Social Studies

First-grade social studies is framed by the concrete world of family, school, and neighborhood. First graders can tell the difference between events that happen in the past, present, and future, although they are not ready to match real meanings to different time intervals. Events that happened 20 years ago and 100 years ago are all part of the same “past” time period to a first grader, unless they’re related to things that children are familiar with, like “That was when your grandmother was a baby.”

Socially, first graders are much more independent and responsible for their own actions than they were in Level 3. Therefore, knowing how to follow rules and take care of themselves becomes important. Becoming self-sufficient enough to navigate through a school’s routine (like finding the classroom or bathroom by themselves) is an important part of first grade.

Sign Language

General education classrooms are becoming more diverse. Children with a variety of disabilities and from diverse cultural and economic backgrounds are mainstreamed into the general education environment. This makes it difficult for one teacher to reach all the students using one single type of learning style.

At Doodle Academy, or teachers are constantly searching for new ways to engage their students in the learning process. Using sign language within the classroom is one solution to reach all learners. Sign language can enhance the learning process by bringing visual, auditory and kinesthetic feedback to help reach all students.

Research has shown that pairing signs with English help learners formulate mental pictures. This multi-modal experience can help create new pathways in the brain for storage and retrieval. This helps students remember and recall sight words and spelling words (Daniels, 2001). Studies have also shown that students who learn sign language for specific sight words learn to read at a faster rate (Goode et al 1993/94).

Today’s students are diverse learners and using sign language promotes faster academic achievement within the classroom.

Children learn faster when they can hear, see and feel the words they are learning. All teachers should consider using sign language as a positive multi-modal teaching solution.

Computer Assisted Learning (CAL)

Computer assisted learning is the future, and that future is now. Education, as a process and discipline, is mainly concerned with imparting knowledge, methods of teaching, and providing/maintaining a conductive learning environment as opposed to informal education and other means of socialization. Computer assisted learning (CAL), is the use of electronic devices/computers to provide educational instruction and to learn.

At Doodle Academy, we also teach by playing and using materials stored on DVDs, mobile phones, and other web-based resources, learning becomes more attractive and dynamic, and offers the students entertaining avenues to showcase their listening and learning skills. It boosts the students’ confidence in solving the tasks they are assigned and therefore improves the quality of what they have learnt.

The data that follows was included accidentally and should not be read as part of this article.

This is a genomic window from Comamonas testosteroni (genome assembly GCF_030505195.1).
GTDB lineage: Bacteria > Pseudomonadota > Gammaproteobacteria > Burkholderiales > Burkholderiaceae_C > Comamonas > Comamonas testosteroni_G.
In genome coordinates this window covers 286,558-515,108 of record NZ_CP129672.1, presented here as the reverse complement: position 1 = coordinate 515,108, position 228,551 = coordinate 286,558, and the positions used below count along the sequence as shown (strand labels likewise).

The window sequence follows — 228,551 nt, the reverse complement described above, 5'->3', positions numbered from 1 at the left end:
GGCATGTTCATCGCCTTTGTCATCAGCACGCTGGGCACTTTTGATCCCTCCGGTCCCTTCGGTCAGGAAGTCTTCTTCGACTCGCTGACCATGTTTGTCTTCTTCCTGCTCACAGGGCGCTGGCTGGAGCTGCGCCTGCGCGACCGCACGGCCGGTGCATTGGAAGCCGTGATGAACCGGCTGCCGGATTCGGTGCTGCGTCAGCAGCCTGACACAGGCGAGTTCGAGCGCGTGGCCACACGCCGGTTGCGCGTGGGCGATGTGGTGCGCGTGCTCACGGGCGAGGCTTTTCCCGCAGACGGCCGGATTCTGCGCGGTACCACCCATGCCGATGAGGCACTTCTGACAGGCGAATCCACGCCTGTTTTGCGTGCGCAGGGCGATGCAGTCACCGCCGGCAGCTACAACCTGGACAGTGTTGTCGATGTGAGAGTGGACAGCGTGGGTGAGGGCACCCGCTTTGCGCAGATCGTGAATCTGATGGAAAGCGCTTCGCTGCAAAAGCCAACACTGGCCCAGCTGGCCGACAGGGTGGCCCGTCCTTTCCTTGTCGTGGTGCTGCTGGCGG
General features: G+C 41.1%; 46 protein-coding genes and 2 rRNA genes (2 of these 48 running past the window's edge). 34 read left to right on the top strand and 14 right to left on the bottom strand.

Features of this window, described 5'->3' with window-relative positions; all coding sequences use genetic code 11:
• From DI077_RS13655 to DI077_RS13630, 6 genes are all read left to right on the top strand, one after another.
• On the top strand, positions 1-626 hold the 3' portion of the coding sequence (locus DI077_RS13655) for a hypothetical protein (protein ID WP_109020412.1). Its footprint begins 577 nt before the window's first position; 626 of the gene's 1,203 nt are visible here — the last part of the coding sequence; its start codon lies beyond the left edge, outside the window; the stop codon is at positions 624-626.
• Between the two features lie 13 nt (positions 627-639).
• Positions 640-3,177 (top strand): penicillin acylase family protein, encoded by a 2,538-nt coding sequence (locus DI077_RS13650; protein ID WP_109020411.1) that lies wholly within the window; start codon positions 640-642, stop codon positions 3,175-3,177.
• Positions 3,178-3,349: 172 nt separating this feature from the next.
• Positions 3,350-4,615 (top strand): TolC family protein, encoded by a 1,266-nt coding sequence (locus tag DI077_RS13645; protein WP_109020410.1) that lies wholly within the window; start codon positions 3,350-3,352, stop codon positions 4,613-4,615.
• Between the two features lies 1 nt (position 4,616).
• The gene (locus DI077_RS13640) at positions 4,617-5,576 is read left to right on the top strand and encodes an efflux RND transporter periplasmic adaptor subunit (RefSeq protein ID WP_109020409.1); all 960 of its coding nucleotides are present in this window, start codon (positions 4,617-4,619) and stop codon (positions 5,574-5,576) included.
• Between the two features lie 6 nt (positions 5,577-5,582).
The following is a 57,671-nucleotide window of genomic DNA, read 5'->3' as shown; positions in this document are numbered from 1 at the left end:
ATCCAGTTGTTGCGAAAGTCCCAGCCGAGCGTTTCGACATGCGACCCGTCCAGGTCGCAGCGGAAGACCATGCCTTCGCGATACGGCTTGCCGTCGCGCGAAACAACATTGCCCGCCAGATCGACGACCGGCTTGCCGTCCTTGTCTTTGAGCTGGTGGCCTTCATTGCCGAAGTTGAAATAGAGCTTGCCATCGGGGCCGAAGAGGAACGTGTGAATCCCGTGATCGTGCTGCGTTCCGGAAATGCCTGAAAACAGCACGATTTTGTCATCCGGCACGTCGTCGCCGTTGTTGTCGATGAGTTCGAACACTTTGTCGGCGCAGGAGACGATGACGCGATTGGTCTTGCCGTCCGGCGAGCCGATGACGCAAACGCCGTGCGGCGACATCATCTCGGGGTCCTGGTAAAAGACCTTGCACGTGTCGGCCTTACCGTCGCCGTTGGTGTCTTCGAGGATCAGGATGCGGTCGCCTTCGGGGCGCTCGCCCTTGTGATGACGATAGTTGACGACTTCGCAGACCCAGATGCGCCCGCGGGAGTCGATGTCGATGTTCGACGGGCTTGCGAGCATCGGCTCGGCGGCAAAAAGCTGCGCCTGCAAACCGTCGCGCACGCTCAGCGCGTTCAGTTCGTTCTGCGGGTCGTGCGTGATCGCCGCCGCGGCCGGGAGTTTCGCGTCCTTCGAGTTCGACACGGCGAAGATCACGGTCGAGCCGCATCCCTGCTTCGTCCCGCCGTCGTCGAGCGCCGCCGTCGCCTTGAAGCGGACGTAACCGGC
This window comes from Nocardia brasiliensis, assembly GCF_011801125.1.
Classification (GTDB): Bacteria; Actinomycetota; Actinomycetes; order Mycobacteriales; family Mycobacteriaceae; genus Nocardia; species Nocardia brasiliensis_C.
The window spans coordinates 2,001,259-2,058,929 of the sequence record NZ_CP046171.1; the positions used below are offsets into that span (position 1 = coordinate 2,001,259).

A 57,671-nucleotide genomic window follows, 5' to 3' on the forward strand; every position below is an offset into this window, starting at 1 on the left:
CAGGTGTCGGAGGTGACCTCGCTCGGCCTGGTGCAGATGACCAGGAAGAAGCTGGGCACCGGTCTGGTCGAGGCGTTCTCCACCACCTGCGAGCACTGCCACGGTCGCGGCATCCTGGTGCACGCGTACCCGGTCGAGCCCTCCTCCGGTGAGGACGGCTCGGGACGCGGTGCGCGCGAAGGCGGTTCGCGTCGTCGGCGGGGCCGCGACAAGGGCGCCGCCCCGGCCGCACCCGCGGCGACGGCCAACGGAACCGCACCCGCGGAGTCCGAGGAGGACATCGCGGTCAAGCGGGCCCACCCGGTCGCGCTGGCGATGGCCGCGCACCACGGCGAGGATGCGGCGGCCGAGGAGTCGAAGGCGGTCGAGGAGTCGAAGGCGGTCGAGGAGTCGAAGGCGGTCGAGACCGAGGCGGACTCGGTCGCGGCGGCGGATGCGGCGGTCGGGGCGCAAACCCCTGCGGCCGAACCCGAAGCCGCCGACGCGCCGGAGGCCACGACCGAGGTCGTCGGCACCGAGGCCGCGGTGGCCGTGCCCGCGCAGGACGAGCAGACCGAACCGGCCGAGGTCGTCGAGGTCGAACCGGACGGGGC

Computer Science

At Doodle Academy, our computer lessons are not about learning how to use the keyboard and mouse, except for the purpose of moving instruction blocks around to form an algorithm. We also practice advocating for safe digital literacy practices, like visiting certain approved websites.

The most important part of the Computer Science experience is its ability to encourage and support creative expression and problem solving.

French (Foreign Language)

Due to the exceeding competition, acquiring knowledge of global languages has clearly become more than important. English, being an international language, has played a crucial role in evolving our nation globally.

The concept of learning the foreign languages has always been productive as it not just imparts linguistic skills but enables students to explore and learn about related cultures and lifestyles

Second grade is a year of highly visible progress in reading and language arts. The major milestones we overcome in second grade reading and language arts are:

Developing an extensive sight word vocabulary

Applying more complex phonics strategies

Writing competently for many purposes

Using punctuation appropriately

Experiencing a variety of literary genres

Second grade is also a year of exploration and discovery of the numbers in the world around us. 2nd grade math includes:

Applying numbers sense to the four basic operations

Understanding the use of money in real life situations

Developing spatial reasoning in relation to geometric shapes

Applying the various method s of measurement

Exploring probability and using data

Our Second Grade students also cover other subjects including Science, Social Studies, Geography, French, Sign Language, Computer Science, Computer Assisted Learning, History and Mythology

Third grade is a year of highly visible progress in reading, writing and language arts. By the end of third grade language arts, our students should:

Learn the importance of prewriting strategy

Understand the formula for the writing process